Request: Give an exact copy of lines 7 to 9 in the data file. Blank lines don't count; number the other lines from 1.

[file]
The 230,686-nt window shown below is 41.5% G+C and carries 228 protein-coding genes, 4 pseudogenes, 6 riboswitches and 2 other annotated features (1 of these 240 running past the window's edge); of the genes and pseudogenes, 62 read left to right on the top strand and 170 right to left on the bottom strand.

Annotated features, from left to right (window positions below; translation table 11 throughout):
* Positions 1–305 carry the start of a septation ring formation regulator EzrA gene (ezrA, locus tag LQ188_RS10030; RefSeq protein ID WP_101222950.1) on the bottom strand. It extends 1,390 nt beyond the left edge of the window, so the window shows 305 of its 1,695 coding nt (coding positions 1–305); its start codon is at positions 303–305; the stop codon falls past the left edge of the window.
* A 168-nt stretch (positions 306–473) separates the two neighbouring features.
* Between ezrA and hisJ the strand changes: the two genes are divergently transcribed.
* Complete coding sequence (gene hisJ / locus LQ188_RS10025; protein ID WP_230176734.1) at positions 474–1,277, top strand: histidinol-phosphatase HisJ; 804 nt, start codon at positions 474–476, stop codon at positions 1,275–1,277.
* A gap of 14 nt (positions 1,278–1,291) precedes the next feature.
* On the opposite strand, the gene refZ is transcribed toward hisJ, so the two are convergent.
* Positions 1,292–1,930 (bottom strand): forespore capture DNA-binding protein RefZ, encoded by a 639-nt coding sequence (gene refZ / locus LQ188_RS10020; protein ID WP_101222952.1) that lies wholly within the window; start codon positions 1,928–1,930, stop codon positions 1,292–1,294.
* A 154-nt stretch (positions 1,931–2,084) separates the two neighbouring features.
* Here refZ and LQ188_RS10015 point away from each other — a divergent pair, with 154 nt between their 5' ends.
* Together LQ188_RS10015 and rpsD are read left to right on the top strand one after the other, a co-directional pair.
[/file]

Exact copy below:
* A gap of 14 nt (positions 1,278–1,291) precedes the next feature.
* On the opposite strand, the gene refZ is transcribed toward hisJ, so the two are convergent.
* Positions 1,292–1,930 (bottom strand): forespore capture DNA-binding protein RefZ, encoded by a 639-nt coding sequence (gene refZ / locus LQ188_RS10020; protein ID WP_101222952.1) that lies wholly within the window; start codon positions 1,928–1,930, stop codon positions 1,292–1,294.